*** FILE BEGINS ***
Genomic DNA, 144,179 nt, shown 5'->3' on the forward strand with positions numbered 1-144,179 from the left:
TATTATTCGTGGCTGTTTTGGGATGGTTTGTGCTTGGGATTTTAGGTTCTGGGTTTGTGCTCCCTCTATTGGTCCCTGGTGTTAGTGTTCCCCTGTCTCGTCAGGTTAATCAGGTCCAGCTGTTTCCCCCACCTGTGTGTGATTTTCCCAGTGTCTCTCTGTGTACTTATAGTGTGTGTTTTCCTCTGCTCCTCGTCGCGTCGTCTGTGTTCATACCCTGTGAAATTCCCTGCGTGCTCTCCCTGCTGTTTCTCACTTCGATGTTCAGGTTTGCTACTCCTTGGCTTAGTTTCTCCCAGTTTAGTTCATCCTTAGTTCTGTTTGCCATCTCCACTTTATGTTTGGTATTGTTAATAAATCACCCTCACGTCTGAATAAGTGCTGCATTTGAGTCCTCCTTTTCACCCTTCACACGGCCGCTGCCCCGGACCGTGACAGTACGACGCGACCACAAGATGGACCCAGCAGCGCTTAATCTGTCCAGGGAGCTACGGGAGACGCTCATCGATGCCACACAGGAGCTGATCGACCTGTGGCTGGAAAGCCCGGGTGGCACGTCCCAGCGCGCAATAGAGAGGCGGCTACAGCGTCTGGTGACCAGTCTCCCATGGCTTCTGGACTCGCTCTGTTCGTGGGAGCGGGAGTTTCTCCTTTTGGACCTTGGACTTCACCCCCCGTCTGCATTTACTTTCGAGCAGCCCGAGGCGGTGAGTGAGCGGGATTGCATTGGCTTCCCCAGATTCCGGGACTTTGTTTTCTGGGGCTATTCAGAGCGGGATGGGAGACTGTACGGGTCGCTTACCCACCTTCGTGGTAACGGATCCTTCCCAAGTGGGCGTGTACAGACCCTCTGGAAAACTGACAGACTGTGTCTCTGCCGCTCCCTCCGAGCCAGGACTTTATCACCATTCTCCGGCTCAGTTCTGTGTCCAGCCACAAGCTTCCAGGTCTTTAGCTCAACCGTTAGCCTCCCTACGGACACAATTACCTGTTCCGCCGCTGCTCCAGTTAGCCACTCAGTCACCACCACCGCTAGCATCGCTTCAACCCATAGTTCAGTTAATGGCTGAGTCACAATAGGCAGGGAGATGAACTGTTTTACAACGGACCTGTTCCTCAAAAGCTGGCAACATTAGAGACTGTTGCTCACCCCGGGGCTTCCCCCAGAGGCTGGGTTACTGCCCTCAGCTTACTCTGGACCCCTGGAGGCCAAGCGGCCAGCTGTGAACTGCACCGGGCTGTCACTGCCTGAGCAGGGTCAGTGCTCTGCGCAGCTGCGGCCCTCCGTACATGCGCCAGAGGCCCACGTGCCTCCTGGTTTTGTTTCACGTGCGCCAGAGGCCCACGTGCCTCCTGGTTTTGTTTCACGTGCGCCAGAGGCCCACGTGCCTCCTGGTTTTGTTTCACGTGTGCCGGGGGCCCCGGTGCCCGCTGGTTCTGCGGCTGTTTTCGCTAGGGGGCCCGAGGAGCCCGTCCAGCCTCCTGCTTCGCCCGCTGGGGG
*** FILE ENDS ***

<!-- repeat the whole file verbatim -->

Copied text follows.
Genomic DNA, 144,179 nt, shown 5'->3' on the forward strand with positions numbered 1-144,179 from the left:
TATTATTCGTGGCTGTTTTGGGATGGTTTGTGCTTGGGATTTTAGGTTCTGGGTTTGTGCTCCCTCTATTGGTCCCTGGTGTTAGTGTTCCCCTGTCTCGTCAGGTTAATCAGGTCCAGCTGTTTCCCCCACCTGTGTGTGATTTTCCCAGTGTCTCTCTGTGTACTTATAGTGTGTGTTTTCCTCTGCTCCTCGTCGCGTCGTCTGTGTTCATACCCTGTGAAATTCCCTGCGTGCTCTCCCTGCTGTTTCTCACTTCGATGTTCAGGTTTGCTACTCCTTGGCTTAGTTTCTCCCAGTTTAGTTCATCCTTAGTTCTGTTTGCCATCTCCACTTTATGTTTGGTATTGTTAATAAATCACCCTCACGTCTGAATAAGTGCTGCATTTGAGTCCTCCTTTTCACCCTTCACACGGCCGCTGCCCCGGACCGTGACAGTACGACGCGACCACAAGATGGACCCAGCAGCGCTTAATCTGTCCAGGGAGCTACGGGAGACGCTCATCGATGCCACACAGGAGCTGATCGACCTGTGGCTGGAAAGCCCGGGTGGCACGTCCCAGCGCGCAATAGAGAGGCGGCTACAGCGTCTGGTGACCAGTCTCCCATGGCTTCTGGACTCGCTCTGTTCGTGGGAGCGGGAGTTTCTCCTTTTGGACCTTGGACTTCACCCCCCGTCTGCATTTACTTTCGAGCAGCCCGAGGCGGTGAGTGAGCGGGATTGCATTGGCTTCCCCAGATTCCGGGACTTTGTTTTCTGGGGCTATTCAGAGCGGGATGGGAGACTGTACGGGTCGCTTACCCACCTTCGTGGTAACGGATCCTTCCCAAGTGGGCGTGTACAGACCCTCTGGAAAACTGACAGACTGTGTCTCTGCCGCTCCCTCCGAGCCAGGACTTTATCACCATTCTCCGGCTCAGTTCTGTGTCCAGCCACAAGCTTCCAGGTCTTTAGCTCAACCGTTAGCCTCCCTACGGACACAATTACCTGTTCCGCCGCTGCTCCAGTTAGCCACTCAGTCACCACCACCGCTAGCATCGCTTCAACCCATAGTTCAGTTAATGGCTGAGTCACAATAGGCAGGGAGATGAACTGTTTTACAACGGACCTGTTCCTCAAAAGCTGGCAACATTAGAGACTGTTGCTCACCCCGGGGCTTCCCCCAGAGGCTGGGTTACTGCCCTCAGCTTACTCTGGACCCCTGGAGGCCAAGCGGCCAGCTGTGAACTGCACCGGGCTGTCACTGCCTGAGCAGGGTCAGTGCTCTGCGCAGCTGCGGCCCTCCGTACATGCGCCAGAGGCCCACGTGCCTCCTGGTTTTGTTTCACGTGCGCCAGAGGCCCACGTGCCTCCTGGTTTTGTTTCACGTGCGCCAGAGGCCCACGTGCCTCCTGGTTTTGTTTCACGTGTGCCGGGGGCCCCGGTGCCCGCTGGTTCTGCGGCTGTTTTCGCTAGGGGGCCCGAGGAGCCCGTCCAGCCTCCTGCTTCGCCCGCTGGGGG